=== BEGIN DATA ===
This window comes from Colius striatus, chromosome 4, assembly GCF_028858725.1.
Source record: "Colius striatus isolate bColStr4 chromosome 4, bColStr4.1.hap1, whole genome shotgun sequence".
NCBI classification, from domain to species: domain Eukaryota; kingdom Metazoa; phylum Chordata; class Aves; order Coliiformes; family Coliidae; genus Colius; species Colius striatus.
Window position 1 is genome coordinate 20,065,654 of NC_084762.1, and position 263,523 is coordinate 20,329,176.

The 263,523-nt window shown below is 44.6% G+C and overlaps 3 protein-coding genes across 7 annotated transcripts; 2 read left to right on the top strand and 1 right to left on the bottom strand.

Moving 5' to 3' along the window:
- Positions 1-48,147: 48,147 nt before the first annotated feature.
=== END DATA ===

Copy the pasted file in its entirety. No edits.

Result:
This window comes from Colius striatus, chromosome 4, assembly GCF_028858725.1.
Source record: "Colius striatus isolate bColStr4 chromosome 4, bColStr4.1.hap1, whole genome shotgun sequence".
NCBI classification, from domain to species: domain Eukaryota; kingdom Metazoa; phylum Chordata; class Aves; order Coliiformes; family Coliidae; genus Colius; species Colius striatus.
Window position 1 is genome coordinate 20,065,654 of NC_084762.1, and position 263,523 is coordinate 20,329,176.

The 263,523-nt window shown below is 44.6% G+C and overlaps 3 protein-coding genes across 7 annotated transcripts; 2 read left to right on the top strand and 1 right to left on the bottom strand.

Moving 5' to 3' along the window:
- Positions 1-48,147: 48,147 nt before the first annotated feature.